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Hogan’s executive order: Pragmatism or overreach?

(The Daily Record photo illustration / Maximilian Franz).

(The Daily Record photo illustration / Maximilian Franz).

An executive order signed by Gov. Larry Hogan just days before Labor Day is drawing criticism from Democrats and even some Republicans who suggest the first-term executive’s actions are at odds with his stated political philosophy.

Hogan, a Republican who portrays himself as a moderate Republican open to the best ideas regardless of party affiliation, has espoused some conservative underpinnings in his administration, including reducing the size of government and getting it “off your back and out of your pockets.”

While the legality of Wednesday’s executive order mandating  post-Labor Day school starts is in question, some say it strikes a go-it-alone tone with the legislature in much the same way that President Barack Obama has acted on issues including immigration and gun control.

Some fear it may also open the door to Hogan using executive orders to circumvent the General Assembly.

Todd Eberly, a political science professor at St. Mary’s College of Maryland, called Hogan’s executive order an overreach, saying it was difficult “to reconcile traditional conservative rhetoric with the actions of the governor.”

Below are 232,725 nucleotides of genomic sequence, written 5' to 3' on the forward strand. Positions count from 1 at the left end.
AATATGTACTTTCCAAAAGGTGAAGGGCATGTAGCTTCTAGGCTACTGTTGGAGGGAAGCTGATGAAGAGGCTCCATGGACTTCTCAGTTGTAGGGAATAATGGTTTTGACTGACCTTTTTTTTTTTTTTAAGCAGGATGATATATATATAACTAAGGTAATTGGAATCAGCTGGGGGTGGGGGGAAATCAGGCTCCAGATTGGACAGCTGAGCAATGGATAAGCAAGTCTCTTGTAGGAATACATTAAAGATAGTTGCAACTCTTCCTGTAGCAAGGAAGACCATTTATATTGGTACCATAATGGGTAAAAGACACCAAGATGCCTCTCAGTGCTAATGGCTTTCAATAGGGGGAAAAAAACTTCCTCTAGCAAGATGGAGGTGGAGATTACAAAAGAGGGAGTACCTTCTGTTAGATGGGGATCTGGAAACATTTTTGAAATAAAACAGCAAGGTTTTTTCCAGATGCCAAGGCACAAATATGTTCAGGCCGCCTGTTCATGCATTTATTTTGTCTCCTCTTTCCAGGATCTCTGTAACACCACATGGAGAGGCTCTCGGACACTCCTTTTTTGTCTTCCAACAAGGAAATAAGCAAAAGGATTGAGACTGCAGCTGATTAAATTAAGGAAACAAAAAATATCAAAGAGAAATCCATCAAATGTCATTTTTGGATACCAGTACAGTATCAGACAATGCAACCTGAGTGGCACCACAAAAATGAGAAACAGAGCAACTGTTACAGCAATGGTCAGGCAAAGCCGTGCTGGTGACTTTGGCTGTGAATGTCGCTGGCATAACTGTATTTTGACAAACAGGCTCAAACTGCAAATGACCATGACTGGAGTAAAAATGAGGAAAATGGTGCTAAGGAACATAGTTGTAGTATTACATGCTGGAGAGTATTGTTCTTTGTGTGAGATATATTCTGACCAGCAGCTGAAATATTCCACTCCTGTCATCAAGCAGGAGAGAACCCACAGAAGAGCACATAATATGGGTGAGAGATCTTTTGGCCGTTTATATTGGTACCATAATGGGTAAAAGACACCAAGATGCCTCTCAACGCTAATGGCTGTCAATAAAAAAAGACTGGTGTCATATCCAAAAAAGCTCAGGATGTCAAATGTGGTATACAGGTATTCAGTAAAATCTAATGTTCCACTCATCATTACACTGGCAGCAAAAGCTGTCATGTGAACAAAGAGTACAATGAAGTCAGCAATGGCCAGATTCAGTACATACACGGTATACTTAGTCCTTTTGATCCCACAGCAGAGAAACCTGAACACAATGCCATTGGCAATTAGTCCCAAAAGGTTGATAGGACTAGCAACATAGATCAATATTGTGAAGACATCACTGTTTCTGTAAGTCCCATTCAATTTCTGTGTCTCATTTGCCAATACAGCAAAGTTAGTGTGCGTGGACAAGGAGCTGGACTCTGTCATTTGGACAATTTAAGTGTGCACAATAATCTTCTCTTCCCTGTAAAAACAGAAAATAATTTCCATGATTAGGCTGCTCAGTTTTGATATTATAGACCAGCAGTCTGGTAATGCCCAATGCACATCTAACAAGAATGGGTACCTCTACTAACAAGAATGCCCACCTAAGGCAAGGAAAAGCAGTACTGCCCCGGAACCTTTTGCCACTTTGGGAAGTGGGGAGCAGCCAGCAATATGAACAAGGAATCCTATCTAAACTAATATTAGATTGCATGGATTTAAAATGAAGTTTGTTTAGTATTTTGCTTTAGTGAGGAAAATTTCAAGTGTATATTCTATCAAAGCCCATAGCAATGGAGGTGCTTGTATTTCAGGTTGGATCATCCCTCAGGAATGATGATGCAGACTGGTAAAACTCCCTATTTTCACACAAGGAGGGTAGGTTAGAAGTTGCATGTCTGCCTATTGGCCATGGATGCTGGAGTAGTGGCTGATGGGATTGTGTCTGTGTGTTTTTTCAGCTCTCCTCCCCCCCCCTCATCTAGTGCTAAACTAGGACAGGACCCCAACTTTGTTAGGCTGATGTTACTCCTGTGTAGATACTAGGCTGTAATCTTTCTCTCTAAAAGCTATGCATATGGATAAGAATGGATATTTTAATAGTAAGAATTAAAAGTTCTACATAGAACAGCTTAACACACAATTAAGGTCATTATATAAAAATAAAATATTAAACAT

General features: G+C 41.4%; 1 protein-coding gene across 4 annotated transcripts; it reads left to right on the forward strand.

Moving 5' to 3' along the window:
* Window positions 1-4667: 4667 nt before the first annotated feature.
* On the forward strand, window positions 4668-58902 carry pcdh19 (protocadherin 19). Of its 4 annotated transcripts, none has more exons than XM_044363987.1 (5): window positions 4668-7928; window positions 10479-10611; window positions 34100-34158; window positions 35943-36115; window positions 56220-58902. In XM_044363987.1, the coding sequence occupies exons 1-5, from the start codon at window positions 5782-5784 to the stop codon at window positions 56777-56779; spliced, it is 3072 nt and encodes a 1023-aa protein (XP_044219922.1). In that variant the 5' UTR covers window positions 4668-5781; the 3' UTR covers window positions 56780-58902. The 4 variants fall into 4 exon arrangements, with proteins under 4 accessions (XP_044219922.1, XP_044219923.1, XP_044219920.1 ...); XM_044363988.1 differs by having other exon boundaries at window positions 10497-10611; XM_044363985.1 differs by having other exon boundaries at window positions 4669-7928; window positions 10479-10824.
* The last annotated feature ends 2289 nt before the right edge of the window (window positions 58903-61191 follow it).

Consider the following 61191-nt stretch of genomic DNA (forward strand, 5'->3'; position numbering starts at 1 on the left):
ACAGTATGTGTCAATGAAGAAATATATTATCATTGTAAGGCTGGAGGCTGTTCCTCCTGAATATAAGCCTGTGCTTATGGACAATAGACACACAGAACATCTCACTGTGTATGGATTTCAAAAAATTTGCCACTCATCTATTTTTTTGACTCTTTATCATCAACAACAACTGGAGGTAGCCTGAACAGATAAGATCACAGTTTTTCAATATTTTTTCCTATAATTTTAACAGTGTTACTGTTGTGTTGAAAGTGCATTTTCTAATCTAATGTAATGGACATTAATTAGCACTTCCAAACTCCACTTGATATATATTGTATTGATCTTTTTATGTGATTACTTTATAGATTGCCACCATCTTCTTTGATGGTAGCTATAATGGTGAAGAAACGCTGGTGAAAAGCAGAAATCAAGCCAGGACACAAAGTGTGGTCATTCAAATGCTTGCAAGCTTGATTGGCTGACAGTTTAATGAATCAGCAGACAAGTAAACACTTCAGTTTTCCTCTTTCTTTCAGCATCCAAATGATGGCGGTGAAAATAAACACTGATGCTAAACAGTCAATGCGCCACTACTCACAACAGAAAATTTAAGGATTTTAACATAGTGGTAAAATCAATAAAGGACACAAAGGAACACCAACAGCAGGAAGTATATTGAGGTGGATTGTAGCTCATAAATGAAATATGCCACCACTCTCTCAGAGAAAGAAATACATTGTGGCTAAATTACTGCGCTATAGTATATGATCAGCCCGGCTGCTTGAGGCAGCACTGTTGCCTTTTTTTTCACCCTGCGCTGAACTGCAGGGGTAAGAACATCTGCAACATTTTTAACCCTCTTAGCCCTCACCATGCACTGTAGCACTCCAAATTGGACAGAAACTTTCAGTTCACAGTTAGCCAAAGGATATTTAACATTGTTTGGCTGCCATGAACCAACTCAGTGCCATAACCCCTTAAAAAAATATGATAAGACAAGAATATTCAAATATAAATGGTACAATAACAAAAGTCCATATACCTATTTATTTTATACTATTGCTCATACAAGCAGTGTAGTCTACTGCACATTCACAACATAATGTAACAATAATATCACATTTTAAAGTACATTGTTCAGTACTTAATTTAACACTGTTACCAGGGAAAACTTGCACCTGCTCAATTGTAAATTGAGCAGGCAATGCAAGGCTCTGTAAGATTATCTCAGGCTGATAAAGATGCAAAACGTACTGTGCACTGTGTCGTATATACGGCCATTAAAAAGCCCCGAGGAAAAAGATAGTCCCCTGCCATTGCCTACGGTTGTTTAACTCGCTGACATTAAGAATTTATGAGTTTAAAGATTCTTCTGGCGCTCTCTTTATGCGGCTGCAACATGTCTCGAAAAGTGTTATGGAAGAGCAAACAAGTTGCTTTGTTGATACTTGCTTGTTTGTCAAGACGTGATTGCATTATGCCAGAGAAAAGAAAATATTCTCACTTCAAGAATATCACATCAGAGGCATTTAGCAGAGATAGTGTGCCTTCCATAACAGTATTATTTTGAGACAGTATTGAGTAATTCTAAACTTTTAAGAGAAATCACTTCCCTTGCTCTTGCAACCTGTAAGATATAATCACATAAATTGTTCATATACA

“Either you think the government inserts itself too much into people’s lives and is too big or you do not think it inserts itself too much into people’s lives,” Eberly said. “(Hogan) is absolutely vulnerable to criticism on that point.”

Eberly noted the action also exposes a contradiction for supporters of Hogan, who he said would likely criticize similar executive orders if they came from Democrats.

“If it’s an overreach for one then it’s an overreach for both,” Eberly said. “You can’t justify an over-reach when it’s forwarding your own goals. You can’t say it’s bad when it’s bad only when it’s a policy you disagree with.”

Eberly said the use of executive orders to circumvent the legislature “as a matter of process is just wrong.”

‘Right time to do it’

Douglass Mayer, a spokesman of the governor, said he “would decline that comparison” with Obama and said Hogan acted because the legislature failed to do so in each of the last two sessions.

“The idea that this is an important issue in Maryland is not new,” Mayer said of post-Labor Day school starts. “It’s a bipartisan issues, and it seemed like the right time to do it.”

But Senate President Thomas V. Mike Miller Jr., who expressed support for the change in school starts in 2013, criticized Hogan’s order and said it would have been more appropriate for him to introduce legislation in January and build a consensus in the legislature to pass the bill.

Mayer disagreed.

“As the chief executive officer of the state the governor has responsibility over education,” Mayer said. “We put over $6 billion into state schools. Ultimately, the governor is not a member of the legislature.”

Mayer said Hogan was within his legal rights to sign the order.

Hogan’s action drew criticism from political opponents within Maryland and made him the target of a Washington-based conservative, pro-business think tank.

Others say the move by the popular governor and it’s apparent conflict with his own stated policy and traditional Republican principles are unlikely to do damage to Hogan.